As has become apparent during the ensuing month, the people had every reason to be worried. The mass arrests of social media users left no doubt that security forces were coordinating to prevent the leak of independently-sourced information.

In early March, it was reported that at least two nurses in Gilan Province had been arrested and interrogated for sharing eyewitness information about the COVID-19 epidemic. This revelation came around the same time that the local representative for the Health Ministry in that province, Mohammad Hossein Gorbani, described the province as a “war zone” where about 200 people had died from coronavirus infection. That disclosure went a long way toward underscoring the scale and the persistence of the regime’s lies. At the time of Gorbani’s statement, Tehran had only acknowledged slightly over 200 deaths spanning the entire country.

In the absence of independent reporting, it might appear to outsiders as though the regime had grown more forthcoming about reports of fatal coronavirus cases. But given the rise in official incident estimates—from about a dozen in the last week of February to about 350 by mid-March—it’s clear that the regime has come nowhere near acknowledging the pace of the actual infections. A March 2nd report by the National Council of Resistance of Iran (NCRI) found that hospital admission records and reports from deceased patients’ loved ones indicated that the death toll had already exceeded 1000. By the time another, more thorough report from the NCRI was released a week later, that number had exceeded over 3650.

These figures are also consistent with the information that has been provided through foreign news outlets and social media posts regarding the overall infection rate. Tehran insists that the total number of cases is still less than 60000. Iranian doctors and nurses found ample reason to believe that tens of thousands of people had been hospitalized with coronavirus across just a portion of the hospital system in the capital city of Tehran alone.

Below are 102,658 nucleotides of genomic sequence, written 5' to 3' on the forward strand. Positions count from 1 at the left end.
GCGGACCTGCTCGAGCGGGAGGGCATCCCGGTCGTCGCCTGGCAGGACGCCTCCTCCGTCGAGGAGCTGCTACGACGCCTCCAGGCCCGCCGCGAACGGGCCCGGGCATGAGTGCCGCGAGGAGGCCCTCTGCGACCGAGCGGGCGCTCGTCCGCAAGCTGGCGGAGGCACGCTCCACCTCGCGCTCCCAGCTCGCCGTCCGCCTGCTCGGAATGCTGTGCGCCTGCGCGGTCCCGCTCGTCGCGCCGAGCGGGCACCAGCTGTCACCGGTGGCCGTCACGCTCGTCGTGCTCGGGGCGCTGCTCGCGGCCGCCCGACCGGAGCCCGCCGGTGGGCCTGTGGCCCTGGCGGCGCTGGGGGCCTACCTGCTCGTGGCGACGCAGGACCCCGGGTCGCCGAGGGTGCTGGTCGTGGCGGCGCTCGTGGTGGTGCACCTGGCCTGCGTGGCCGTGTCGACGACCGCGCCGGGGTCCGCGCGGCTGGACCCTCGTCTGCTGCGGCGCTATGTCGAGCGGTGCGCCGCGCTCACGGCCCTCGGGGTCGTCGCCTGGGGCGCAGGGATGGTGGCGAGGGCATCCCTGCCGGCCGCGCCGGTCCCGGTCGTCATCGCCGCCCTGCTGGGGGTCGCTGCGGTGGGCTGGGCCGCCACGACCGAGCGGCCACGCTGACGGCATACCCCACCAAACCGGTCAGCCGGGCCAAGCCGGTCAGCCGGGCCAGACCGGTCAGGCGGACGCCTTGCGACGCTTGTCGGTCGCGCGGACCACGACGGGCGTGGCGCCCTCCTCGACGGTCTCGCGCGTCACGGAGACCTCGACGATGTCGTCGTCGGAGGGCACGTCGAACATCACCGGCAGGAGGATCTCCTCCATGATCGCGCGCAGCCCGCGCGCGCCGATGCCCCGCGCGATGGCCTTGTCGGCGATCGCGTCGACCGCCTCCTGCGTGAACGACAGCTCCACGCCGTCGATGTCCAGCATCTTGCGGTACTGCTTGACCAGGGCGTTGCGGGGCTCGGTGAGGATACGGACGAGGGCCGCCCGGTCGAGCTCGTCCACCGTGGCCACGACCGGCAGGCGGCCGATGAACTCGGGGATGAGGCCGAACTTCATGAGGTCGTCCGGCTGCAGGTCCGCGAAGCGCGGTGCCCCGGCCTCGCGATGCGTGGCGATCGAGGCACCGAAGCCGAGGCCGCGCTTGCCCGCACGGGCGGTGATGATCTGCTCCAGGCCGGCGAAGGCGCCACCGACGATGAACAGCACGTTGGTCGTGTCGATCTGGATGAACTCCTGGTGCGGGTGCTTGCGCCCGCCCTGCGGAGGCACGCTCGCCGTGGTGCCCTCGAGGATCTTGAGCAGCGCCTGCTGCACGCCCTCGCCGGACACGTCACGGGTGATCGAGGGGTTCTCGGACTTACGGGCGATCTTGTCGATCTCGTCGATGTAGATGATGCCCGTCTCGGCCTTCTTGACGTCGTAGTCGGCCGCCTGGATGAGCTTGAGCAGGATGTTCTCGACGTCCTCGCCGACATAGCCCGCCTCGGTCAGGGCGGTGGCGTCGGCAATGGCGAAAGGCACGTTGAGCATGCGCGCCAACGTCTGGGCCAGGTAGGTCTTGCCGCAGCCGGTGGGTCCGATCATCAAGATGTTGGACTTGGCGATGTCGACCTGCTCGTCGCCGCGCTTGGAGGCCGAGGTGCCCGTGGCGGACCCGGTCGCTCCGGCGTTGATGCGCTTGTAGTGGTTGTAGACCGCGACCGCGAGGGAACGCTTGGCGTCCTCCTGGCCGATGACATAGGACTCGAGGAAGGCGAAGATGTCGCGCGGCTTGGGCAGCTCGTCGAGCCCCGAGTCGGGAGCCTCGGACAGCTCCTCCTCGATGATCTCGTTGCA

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Even WHO’s officials acknowledge that the actual figures might be five times bigger than what is officially announced by Iran’s government. President Hassan Rouhani and government officials continuously downplay realities—claim, for instance, that there are thousands of free hospital beds, when in reality, there is a real shortage of hospital services in the country.  

Nevertheless, persistent leaks from medical professionals and recent reports from the NCRI suggest that the regime is losing its short-term battle against the truth. Yet neither the Iranian people nor the international community can count on this trend continuing. 

Until the Iranian regime allows the free exchange of information, this situation is going to get worse. Not only will disinformation allow that regime to justify its inadequate and often detrimental measures for dealing with the public health crisis, but civilian efforts to counter that disinformation will lead to grievous human rights violations.

Written By

Hamid Enayat is an expert on Iran and writer based in Paris. He is also a human rights activist and has been a frequent writer on Iranian and regional issues for thirty years. Follow him on Twitter at @h_enayat.